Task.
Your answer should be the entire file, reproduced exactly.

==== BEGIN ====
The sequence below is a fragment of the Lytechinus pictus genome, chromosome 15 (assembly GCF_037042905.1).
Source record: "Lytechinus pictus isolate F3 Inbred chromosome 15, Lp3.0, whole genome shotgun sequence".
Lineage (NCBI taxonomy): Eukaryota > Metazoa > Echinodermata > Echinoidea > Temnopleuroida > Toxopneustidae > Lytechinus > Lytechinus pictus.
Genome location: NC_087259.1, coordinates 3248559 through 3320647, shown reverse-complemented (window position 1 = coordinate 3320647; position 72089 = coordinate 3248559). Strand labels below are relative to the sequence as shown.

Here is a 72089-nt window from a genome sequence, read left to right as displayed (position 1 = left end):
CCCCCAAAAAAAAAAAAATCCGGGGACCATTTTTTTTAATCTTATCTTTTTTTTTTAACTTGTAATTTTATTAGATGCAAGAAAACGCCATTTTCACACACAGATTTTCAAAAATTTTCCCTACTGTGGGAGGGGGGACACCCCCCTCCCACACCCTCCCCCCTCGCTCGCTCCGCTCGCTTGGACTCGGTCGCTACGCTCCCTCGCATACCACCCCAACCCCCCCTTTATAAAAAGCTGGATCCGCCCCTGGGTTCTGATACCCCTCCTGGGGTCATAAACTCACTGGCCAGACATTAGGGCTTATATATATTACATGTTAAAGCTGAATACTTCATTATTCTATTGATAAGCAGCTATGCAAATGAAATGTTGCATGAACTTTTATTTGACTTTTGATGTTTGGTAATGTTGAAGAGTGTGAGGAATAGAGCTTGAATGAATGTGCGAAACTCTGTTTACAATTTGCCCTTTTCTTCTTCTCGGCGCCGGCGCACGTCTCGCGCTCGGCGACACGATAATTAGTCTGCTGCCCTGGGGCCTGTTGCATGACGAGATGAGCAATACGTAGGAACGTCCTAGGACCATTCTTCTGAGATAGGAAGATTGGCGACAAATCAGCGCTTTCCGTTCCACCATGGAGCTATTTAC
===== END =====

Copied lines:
The sequence below is a fragment of the Lytechinus pictus genome, chromosome 15 (assembly GCF_037042905.1).
Source record: "Lytechinus pictus isolate F3 Inbred chromosome 15, Lp3.0, whole genome shotgun sequence".
Lineage (NCBI taxonomy): Eukaryota > Metazoa > Echinodermata > Echinoidea > Temnopleuroida > Toxopneustidae > Lytechinus > Lytechinus pictus.
Genome location: NC_087259.1, coordinates 3248559 through 3320647, shown reverse-complemented (window position 1 = coordinate 3320647; position 72089 = coordinate 3248559). Strand labels below are relative to the sequence as shown.

Here is a 72089-nt window from a genome sequence, read left to right as displayed (position 1 = left end):
CCCCCAAAAAAAAAAAAATCCGGGGACCATTTTTTTTAATCTTATCTTTTTTTTTTAACTTGTAATTTTATTAGATGCAAGAAAACGCCATTTTCACACACAGATTTTCAAAAATTTTCCCTACTGTGGGAGGGGGGACACCCCCCTCCCACACCCTCCCCCCTCGCTCGCTCCGCTCGCTTGGACTCGGTCGCTACGCTCCCTCGCATACCACCCCAACCCCCCCTTTATAAAAAGCTGGATCCGCCCCTGGGTTCTGATACCCCTCCTGGGGTCATAAACTCACTGGCCAGACATTAGGGCTTATATATATTACATGTTAAAGCTGAATACTTCATTATTCTATTGATAAGCAGCTATGCAAATGAAATGTTGCATGAACTTTTATTTGACTTTTGATGTTTGGTAATGTTGAAGAGTGTGAGGAATAGAGCTTGAATGAATGTGCGAAACTCTGTTTACAATTTGCCCTTTTCTTCTTCTCGGCGCCGGCGCACGTCTCGCGCTCGGCGACACGATAATTAGTCTGCTGCCCTGGGGCCTGTTGCATGACGAGATGAGCAATACGTAGGAACGTCCTAGGACCATTCTTCTGAGATAGGAAGATTGGCGACAAATCAGCGCTTTCCGTTCCACCATGGAGCTATTTAC